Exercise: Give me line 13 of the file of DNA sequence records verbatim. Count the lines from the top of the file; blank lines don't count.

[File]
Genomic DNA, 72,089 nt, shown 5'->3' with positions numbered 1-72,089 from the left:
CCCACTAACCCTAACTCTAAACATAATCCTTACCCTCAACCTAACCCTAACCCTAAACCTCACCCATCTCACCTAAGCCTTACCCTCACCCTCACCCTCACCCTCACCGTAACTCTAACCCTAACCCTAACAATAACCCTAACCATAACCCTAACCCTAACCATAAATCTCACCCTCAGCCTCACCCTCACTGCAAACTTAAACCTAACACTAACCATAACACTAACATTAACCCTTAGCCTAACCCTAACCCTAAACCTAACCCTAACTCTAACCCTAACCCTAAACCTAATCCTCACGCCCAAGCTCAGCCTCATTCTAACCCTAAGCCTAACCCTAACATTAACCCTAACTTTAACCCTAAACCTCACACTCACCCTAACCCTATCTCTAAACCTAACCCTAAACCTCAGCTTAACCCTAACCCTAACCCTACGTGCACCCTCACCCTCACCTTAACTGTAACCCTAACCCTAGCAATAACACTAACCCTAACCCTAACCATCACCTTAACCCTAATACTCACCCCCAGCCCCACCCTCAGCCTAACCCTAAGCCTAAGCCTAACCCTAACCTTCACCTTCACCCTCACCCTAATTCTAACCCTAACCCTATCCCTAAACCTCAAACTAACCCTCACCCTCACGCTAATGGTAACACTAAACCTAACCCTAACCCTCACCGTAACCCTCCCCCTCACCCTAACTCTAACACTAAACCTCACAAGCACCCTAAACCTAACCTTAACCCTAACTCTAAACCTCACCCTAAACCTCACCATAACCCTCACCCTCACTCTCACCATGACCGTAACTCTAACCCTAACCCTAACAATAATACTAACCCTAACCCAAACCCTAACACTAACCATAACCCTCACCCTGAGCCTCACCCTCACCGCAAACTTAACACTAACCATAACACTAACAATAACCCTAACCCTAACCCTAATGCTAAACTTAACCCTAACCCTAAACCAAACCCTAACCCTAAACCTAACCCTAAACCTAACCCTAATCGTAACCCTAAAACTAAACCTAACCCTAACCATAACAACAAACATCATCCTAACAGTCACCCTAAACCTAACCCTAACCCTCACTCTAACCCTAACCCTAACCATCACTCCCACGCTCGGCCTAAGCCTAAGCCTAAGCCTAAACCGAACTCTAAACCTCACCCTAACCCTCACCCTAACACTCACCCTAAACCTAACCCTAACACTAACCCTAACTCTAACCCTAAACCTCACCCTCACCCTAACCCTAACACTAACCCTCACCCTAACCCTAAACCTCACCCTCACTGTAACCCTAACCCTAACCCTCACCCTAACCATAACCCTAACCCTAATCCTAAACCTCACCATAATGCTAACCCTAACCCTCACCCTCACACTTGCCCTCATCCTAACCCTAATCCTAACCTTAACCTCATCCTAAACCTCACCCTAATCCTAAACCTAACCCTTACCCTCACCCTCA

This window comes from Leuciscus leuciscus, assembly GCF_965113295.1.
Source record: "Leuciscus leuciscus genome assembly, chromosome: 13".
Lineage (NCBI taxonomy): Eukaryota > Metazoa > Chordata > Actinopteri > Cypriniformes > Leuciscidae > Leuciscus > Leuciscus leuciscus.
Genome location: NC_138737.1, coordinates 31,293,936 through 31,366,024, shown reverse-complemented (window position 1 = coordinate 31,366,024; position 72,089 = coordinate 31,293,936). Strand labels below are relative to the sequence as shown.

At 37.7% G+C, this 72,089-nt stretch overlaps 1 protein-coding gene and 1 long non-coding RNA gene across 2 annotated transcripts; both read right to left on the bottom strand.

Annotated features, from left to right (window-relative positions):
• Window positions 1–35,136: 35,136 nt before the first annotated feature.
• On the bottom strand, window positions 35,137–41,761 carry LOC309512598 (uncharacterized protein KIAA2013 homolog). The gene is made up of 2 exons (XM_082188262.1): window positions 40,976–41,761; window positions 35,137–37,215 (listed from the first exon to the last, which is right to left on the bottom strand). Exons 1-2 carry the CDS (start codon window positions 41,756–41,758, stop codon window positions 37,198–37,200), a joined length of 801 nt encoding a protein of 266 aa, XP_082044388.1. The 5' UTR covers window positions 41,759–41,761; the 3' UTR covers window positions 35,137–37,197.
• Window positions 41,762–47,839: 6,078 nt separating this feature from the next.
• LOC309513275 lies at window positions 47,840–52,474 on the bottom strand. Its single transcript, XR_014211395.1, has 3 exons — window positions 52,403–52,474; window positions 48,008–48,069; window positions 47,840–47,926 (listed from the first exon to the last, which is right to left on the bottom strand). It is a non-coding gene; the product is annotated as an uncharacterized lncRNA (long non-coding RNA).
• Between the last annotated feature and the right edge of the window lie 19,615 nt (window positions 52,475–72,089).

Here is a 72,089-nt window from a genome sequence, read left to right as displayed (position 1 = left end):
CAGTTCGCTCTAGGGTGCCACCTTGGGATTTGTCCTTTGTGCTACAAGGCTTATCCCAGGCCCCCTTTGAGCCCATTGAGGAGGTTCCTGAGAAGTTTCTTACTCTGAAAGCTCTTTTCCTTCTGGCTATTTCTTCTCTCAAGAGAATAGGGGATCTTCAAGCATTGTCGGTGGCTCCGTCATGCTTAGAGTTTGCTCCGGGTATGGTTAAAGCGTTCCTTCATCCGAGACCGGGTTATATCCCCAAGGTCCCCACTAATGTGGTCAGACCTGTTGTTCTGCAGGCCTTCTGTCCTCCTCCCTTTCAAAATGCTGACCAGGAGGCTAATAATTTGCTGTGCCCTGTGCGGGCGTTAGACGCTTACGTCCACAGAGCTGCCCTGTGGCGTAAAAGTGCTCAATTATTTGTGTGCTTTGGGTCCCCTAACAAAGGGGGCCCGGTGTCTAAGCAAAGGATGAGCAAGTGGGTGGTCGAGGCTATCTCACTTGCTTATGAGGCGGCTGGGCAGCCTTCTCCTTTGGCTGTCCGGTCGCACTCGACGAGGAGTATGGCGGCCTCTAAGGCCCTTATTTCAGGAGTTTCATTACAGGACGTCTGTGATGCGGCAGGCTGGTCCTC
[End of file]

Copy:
• Between the last annotated feature and the right edge of the window lie 19,615 nt (window positions 52,475–72,089).